What is the best heat pump? This unbiased buying guide will help you sort through the options so you can make an informed decision.
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Because heat pumps heat and cool homes relatively efficiently, they have grown dramatically in popularity in recent years. Unfortunately, though most people understand how furnaces and air conditioners work, they’re less familiar with heat pumps.
This buying guide can help you become much more familiar with them in the hopes that, if you go the route of having a heat pump installed, you may be able to save significantly on your energy bill. And, if you install one with an Energy Star designation, you can qualify for a $300 tax credit.
Similar to an air conditioner, a heat pump uses refrigeration principles rather than fuel combustion to both heat and cool. In cooling mode, it acts almost exactly like an air conditioner, extracting heat from indoors and expelling it outdoors. But, when switched to heating mode, it reverses this process, drawing heat—even from cold outdoor air—to warm interior rooms.
For more about how the most common type works, see How a Heat Pump Works.
Whether or not a heat pump will save you money on energy bills depends on a number of factors, including your climate, the type of fuel prevalent in your area, and the amount of insulation and other energy-efficient features you have in your home.
Heat pumps are not great in cold climates. They are most effective at saving energy when in the heating mode. In a cold climate, however, your house needs more heat as the temperature outside goes down—but the heat pump works less efficiently at lower outdoor temperatures.
Below a temperature known as the “balance point,” normally from between 30 and 45 degrees F., supplementary heat is required—and that means expensive electrical heating kicks in.
In a cold climate, the general wisdom is this: If you have natural gas available, it probably makes sense for you to heat and cool with a conventional forced-air heating and air-conditioning system.
Natural gas, needed for a gas furnace, has traditionally been a more efficient, less expensive fuel than electricity—though this isn’t always the case. For more about conventional furnaces, please see How to Buy a Furnace.
But in the Northeast or other regions where fuel-oil or electric-resistance heat is more the norm, a heat pump can realize substantial savings. Although an electric-resistance furnace is much less expensive to install than a heat pump, the heat pump can deliver 1 1/2 to 2 1/2 times more heat with the same amount of energy, depending on the climate, the house, and the particular system.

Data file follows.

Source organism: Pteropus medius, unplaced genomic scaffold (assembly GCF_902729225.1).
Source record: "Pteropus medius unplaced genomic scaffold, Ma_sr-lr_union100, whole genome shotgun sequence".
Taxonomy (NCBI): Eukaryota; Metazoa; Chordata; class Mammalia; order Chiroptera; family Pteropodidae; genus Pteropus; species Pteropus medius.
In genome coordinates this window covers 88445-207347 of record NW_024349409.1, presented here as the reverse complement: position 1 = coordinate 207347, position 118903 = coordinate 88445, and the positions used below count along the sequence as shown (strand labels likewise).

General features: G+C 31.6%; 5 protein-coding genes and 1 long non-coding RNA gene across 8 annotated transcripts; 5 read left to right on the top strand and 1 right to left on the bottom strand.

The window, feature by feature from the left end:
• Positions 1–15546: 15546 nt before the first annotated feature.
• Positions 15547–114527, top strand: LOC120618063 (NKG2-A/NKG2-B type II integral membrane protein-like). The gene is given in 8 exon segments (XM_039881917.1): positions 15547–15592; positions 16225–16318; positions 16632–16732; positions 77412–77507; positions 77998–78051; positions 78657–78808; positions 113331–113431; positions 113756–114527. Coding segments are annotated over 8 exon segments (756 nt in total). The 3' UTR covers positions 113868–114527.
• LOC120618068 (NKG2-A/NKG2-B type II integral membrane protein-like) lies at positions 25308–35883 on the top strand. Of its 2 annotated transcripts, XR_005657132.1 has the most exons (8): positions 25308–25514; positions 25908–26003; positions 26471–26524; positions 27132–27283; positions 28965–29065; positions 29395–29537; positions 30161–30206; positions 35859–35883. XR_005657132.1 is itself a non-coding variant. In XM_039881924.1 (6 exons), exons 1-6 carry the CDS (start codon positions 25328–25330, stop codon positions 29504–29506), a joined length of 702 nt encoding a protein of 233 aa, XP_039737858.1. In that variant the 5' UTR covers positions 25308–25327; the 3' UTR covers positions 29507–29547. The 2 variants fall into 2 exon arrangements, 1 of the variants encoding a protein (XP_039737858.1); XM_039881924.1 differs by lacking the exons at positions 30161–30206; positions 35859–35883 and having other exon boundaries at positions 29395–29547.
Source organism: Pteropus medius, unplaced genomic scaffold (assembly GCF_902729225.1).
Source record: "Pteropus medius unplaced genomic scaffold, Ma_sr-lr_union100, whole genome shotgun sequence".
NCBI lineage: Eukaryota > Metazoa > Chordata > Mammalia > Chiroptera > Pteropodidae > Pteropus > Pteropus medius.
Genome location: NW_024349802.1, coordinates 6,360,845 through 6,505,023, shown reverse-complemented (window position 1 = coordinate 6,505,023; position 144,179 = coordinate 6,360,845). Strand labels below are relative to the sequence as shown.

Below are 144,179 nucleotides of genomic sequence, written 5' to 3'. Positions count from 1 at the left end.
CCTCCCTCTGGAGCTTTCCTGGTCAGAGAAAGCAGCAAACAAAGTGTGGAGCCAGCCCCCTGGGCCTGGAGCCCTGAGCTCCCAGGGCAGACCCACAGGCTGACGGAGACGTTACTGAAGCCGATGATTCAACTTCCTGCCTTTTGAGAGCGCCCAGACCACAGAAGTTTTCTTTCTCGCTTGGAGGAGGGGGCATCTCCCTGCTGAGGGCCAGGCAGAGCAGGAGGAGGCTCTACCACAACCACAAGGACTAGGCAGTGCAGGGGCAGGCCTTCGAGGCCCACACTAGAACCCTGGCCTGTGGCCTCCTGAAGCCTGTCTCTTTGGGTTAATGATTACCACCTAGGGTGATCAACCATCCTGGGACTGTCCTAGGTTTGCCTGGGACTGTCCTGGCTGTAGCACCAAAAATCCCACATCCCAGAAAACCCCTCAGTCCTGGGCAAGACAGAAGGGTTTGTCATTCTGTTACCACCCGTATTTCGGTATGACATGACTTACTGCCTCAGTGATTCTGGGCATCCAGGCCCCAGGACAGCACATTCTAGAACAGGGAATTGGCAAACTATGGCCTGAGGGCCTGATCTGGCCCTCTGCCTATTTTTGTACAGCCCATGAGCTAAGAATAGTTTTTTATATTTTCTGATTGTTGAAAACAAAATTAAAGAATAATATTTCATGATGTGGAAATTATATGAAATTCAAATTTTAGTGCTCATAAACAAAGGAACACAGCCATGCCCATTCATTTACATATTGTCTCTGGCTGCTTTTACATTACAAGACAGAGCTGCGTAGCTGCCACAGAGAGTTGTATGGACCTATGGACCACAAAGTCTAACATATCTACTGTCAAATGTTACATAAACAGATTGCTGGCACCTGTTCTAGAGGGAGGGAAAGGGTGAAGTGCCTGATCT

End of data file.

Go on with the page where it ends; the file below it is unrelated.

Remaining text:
The right way to decide the most appropriate form of heating and cooling for your home is to do an economic analysis based on a system’s purchase price and efficiency, the cost of your fuel, and your home’s heating/cooling load requirements.
Keep in mind that if you’re replacing an existing forced-air furnace and air conditioner with a heat pump, the ductwork may need to be replaced, too. Heat pumps generally require larger ducts.
All heating and cooling appliances carry a federal “Energy Guide” label that rates the unit’s energy efficiency for both cooling and heating modes. These ratings are based on a relative scale; they let you know how a particular model compares to other low- and high-efficiency models.
What is a SEER Rating? Manufacturers commonly use two indexes for measuring—the Seasonal Energy Efficiency Rating (SEER) for cooling and the Heating Seasonal Performance Factor (HSPF) for heating. Both are arrived at through sophisticated testing and reflect performance over an entire season.
The SEER evaluates the efficiency of the heat pump when it is in air-conditioning (cooling) mode. The ratio is calculated based on the amount of cooling generated (measured in BTUs) divided by the amount of electricity used during the cooling season. A high SEER rating indicates a more energy-efficient unit.
Minimum SEER requirements. In the United States, air-conditioning systems must be manufactured with a minimum SEER of 13. The HSPF is a more important number when it comes to warming a house. This is basically the same as the SEER but evaluates additional energy usage such as defrosting the unit during winter and back-up heat requirements.
Energy Star–qualified heat pumps have a higher SEER and HSPF than standard models; as a result, they are about 8 percent more efficient than standard new models and 20 percent more efficient than older models.